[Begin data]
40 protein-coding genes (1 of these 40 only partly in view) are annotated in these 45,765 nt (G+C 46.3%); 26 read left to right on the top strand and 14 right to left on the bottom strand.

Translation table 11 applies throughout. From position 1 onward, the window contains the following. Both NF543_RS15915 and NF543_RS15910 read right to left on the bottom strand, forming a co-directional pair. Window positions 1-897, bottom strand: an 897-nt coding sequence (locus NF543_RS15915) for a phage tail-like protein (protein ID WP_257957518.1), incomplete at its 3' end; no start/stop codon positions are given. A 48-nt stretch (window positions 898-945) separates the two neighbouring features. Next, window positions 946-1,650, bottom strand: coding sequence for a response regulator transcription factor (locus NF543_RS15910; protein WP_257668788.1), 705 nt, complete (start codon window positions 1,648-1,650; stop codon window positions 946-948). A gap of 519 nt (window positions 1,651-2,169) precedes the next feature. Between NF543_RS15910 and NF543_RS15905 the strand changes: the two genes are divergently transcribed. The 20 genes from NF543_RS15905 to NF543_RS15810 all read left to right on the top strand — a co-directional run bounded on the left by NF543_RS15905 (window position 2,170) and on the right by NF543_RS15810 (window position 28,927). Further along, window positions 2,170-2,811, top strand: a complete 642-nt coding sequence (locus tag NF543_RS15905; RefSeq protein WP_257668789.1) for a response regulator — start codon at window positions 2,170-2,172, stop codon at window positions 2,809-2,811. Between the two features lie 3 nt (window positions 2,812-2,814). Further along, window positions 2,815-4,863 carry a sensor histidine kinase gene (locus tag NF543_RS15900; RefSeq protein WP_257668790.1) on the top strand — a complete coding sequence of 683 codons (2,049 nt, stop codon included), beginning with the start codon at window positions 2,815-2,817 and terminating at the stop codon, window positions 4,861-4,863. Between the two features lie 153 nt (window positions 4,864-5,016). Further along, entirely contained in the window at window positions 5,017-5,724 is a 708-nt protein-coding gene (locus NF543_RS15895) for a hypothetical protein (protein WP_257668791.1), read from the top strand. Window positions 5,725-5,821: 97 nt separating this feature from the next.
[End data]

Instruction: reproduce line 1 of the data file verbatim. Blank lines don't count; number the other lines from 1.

40 protein-coding genes (1 of these 40 only partly in view) are annotated in these 45,765 nt (G+C 46.3%); 26 read left to right on the top strand and 14 right to left on the bottom strand.